On behalf of the Colorado Nonprofit Association, I want to share that the Colorado Nonprofit Association board of directors has officially stated its opposition to the Tax Cuts & Jobs Act (H.R. 1) now pending in Congress. Our board’s official statement can be found here: https://www.coloradononprofits.org/news/colorado-nonprofit-association-opposes-house-tax-cuts-and-jobs-act/nov-13-2017


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Ernest LuningErnest LuningNovember 13, 20174min209

There won't be two Georges running for Colorado attorney general after all. Saying he believes it's important for the GOP to "consolidate behind one candidate" for attorney general, George Leing, Colorado's Republican National Committeeman and a former congressional candidate, announced Monday that he won't be joining one-time gubernatorial candidate George Brauchler in the race.


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Joey BunchJoey BunchNovember 9, 20174min11060

Are you ready for this?

“I see this race as Tom Tancredo and everyone else.”

That’s what Colorado Republican sage Dick Wadhams said on “The Dan Caplis Show” on 710KNUS Wednesday afternoon about next year’s governor’s race. And nobody knows races like Wadhams, a national-caliber campaign guru who ran the race for the last Republican governor, Bill Owens, in 1998.

Tancredo is the alt-right icon who is hard to imagine in the front of the pack, but if the crowded Republican field has four or five candidates in the race, then Tancredo has the edge.

He has a dedicated group of Trump-type supporters who back his tough views on immigration and other bedrock conservative values, which Wadhams estimated at about 23 percent of primary voters.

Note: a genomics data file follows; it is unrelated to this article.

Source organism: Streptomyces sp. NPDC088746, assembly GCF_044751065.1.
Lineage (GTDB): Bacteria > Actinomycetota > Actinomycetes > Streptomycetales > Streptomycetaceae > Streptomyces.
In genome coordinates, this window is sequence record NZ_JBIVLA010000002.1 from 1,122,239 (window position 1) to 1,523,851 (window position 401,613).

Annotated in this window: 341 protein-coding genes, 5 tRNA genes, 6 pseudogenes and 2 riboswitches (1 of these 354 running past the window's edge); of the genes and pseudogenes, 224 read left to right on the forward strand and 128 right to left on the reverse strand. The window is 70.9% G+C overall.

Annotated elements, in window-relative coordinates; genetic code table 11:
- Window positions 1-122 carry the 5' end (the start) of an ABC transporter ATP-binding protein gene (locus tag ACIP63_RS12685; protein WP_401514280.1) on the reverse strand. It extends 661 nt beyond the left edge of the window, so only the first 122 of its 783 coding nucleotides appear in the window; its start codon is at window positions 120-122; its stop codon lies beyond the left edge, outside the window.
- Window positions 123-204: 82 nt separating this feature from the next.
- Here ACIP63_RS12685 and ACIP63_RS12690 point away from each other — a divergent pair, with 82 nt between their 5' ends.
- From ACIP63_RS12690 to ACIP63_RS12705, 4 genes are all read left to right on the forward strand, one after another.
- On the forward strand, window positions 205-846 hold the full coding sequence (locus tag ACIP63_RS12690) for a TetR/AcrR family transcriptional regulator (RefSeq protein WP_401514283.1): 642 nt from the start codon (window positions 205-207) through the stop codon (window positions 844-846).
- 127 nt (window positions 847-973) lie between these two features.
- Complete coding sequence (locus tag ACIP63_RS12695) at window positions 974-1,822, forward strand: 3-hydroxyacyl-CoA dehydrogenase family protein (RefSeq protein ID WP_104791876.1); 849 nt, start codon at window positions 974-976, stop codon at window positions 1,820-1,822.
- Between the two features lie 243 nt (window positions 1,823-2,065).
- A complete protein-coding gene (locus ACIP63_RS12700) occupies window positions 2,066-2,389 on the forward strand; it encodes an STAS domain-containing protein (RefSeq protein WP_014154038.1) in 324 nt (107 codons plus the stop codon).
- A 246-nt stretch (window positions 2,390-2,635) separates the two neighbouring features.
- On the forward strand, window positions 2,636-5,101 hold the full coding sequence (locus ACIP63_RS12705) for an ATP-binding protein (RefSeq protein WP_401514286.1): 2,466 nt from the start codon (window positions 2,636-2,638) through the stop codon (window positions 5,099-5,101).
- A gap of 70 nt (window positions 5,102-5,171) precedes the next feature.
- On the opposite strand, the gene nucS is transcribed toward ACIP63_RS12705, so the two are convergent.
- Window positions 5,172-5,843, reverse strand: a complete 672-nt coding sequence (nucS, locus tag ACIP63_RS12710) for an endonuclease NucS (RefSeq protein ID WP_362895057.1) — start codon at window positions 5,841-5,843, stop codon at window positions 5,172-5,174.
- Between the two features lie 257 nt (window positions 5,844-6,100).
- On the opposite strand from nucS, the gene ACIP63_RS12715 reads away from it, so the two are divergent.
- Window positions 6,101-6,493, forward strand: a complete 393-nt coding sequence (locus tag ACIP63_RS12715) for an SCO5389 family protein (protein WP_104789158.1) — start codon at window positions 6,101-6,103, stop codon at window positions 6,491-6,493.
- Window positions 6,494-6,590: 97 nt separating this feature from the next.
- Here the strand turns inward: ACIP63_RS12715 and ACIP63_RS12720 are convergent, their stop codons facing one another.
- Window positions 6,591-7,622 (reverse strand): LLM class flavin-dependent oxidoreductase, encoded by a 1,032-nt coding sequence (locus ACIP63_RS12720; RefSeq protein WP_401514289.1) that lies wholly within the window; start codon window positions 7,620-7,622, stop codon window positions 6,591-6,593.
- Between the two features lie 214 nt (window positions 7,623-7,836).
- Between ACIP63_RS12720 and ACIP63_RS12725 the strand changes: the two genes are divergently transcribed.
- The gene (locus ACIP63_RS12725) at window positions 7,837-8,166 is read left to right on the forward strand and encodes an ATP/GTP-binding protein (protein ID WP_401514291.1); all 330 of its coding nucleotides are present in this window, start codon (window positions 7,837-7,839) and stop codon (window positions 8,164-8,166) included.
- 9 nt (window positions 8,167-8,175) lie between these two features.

“No one else comes close to that,” he told Caplis.

Other Republicans tell Colorado Politics that Tancredo’s ceiling is also at about 23 percent, because moderate voters won’t support his strident views. That means sending him into the general election makes it easy on the Democrat — another big field of capable hopefuls that include Lt. Gov. Donna Lynne, Congressman Jared Polis, former state Treasurer Cary Kennedy and former state Sen. Mike Johnston.

But Wadhams said he expects presumed GOP frontrunner Walker Stapleton, Attorney General Cynthia Coffman, entrepreneur Victor Mitchell and retired investment banker Doug Robinson to make it to the primary by either petition by a nomination at the state Republican convention.

“That’s quite a few on the ballot to try to take down one guy,” Wadhams said on the radio.

Coffman got in the race Wednesday, and she, Tancredo and Arapahoe County District Attorney George Brauchler were expected to divide up the far-right vote, leaving Stapleton with an easy route to the nomination. But word broke Wednesday that Brauchler is eyeing a jump to the attorney general’s race, now that Coffman is running for governor.

“That probably strengthened Tom Tancredo’s hand in the primary,” Wadhams said.

He saw Brauchler’s failure to launch in the governor’s race as three-fold: Brauchler had dismal fund-raising in the third quarter that raised doubts about his viability. He let go of his campaign manager and said he wouldn’t fill the job until next year, which Wadhams thought was a terrible tactical decision, and then Tancredo’s entry into the race.

If Brauchler runs for attorney general he could face state Rep. Cole Wist in the GOP primary. Wist, the assistant House minority leader and a powerhouse attorney, is considering getting in.

“I don’t know that George can win the nomination without a primary, but, yeah, on balance I do think this is a good move for George,” Wadhams said.

Caplis, a staunch Republican, said the GOP field in the governor’s race — eight or nine candidates depending on what Brauchler does — doesn’t have any “knuckleheads.”

“We have to avoid the circular firing squad, (but) how do we make sure of that when we have a stable of ambitious … very talented people who have fought their way to the top,” Caplis said. “These are fighters.”